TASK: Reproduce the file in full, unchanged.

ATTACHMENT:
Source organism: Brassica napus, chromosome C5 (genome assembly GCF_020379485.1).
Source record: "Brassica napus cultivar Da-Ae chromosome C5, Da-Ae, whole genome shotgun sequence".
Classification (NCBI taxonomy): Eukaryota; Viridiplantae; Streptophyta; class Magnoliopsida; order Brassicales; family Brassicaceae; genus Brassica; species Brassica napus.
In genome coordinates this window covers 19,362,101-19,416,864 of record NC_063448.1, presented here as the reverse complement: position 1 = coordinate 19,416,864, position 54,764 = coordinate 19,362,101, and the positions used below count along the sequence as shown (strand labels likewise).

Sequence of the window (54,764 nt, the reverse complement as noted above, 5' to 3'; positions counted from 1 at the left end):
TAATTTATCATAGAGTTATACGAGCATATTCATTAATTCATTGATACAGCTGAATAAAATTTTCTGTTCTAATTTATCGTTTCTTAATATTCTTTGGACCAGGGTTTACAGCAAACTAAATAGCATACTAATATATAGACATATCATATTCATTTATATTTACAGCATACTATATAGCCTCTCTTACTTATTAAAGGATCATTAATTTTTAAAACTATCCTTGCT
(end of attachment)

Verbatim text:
Source organism: Brassica napus, chromosome C5 (genome assembly GCF_020379485.1).
Source record: "Brassica napus cultivar Da-Ae chromosome C5, Da-Ae, whole genome shotgun sequence".
Classification (NCBI taxonomy): Eukaryota; Viridiplantae; Streptophyta; class Magnoliopsida; order Brassicales; family Brassicaceae; genus Brassica; species Brassica napus.
In genome coordinates this window covers 19,362,101-19,416,864 of record NC_063448.1, presented here as the reverse complement: position 1 = coordinate 19,416,864, position 54,764 = coordinate 19,362,101, and the positions used below count along the sequence as shown (strand labels likewise).

Sequence of the window (54,764 nt, the reverse complement as noted above, 5' to 3'; positions counted from 1 at the left end):
TAATTTATCATAGAGTTATACGAGCATATTCATTAATTCATTGATACAGCTGAATAAAATTTTCTGTTCTAATTTATCGTTTCTTAATATTCTTTGGACCAGGGTTTACAGCAAACTAAATAGCATACTAATATATAGACATATCATATTCATTTATATTTACAGCATACTATATAGCCTCTCTTACTTATTAAAGGATCATTAATTTTTAAAACTATCCTTGCT